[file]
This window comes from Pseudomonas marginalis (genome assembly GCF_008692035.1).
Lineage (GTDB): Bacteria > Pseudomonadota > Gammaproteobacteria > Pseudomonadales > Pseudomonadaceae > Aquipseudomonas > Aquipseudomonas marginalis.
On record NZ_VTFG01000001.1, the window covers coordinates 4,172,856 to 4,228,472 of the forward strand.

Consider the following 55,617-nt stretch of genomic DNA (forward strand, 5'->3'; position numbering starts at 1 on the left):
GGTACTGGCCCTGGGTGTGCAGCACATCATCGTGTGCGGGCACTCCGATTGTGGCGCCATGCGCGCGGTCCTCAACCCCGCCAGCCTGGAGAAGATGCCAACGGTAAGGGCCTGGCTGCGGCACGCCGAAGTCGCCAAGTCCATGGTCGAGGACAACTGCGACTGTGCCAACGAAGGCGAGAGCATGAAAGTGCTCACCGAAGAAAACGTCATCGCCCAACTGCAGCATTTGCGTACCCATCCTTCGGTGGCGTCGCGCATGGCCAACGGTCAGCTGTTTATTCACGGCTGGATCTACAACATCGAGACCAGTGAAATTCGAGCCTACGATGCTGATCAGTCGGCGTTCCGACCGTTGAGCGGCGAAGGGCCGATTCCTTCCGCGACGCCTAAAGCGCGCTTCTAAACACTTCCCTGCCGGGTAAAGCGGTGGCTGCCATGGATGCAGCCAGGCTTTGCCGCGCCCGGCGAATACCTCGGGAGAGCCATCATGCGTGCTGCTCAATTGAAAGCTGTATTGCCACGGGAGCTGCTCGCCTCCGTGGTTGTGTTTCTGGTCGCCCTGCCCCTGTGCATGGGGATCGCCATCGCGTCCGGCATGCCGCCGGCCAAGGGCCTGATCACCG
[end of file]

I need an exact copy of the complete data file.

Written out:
This window comes from Pseudomonas marginalis (genome assembly GCF_008692035.1).
Lineage (GTDB): Bacteria > Pseudomonadota > Gammaproteobacteria > Pseudomonadales > Pseudomonadaceae > Aquipseudomonas > Aquipseudomonas marginalis.
On record NZ_VTFG01000001.1, the window covers coordinates 4,172,856 to 4,228,472 of the forward strand.

Consider the following 55,617-nt stretch of genomic DNA (forward strand, 5'->3'; position numbering starts at 1 on the left):
GGTACTGGCCCTGGGTGTGCAGCACATCATCGTGTGCGGGCACTCCGATTGTGGCGCCATGCGCGCGGTCCTCAACCCCGCCAGCCTGGAGAAGATGCCAACGGTAAGGGCCTGGCTGCGGCACGCCGAAGTCGCCAAGTCCATGGTCGAGGACAACTGCGACTGTGCCAACGAAGGCGAGAGCATGAAAGTGCTCACCGAAGAAAACGTCATCGCCCAACTGCAGCATTTGCGTACCCATCCTTCGGTGGCGTCGCGCATGGCCAACGGTCAGCTGTTTATTCACGGCTGGATCTACAACATCGAGACCAGTGAAATTCGAGCCTACGATGCTGATCAGTCGGCGTTCCGACCGTTGAGCGGCGAAGGGCCGATTCCTTCCGCGACGCCTAAAGCGCGCTTCTAAACACTTCCCTGCCGGGTAAAGCGGTGGCTGCCATGGATGCAGCCAGGCTTTGCCGCGCCCGGCGAATACCTCGGGAGAGCCATCATGCGTGCTGCTCAATTGAAAGCTGTATTGCCACGGGAGCTGCTCGCCTCCGTGGTTGTGTTTCTGGTCGCCCTGCCCCTGTGCATGGGGATCGCCATCGCGTCCGGCATGCCGCCGGCCAAGGGCCTGATCACCG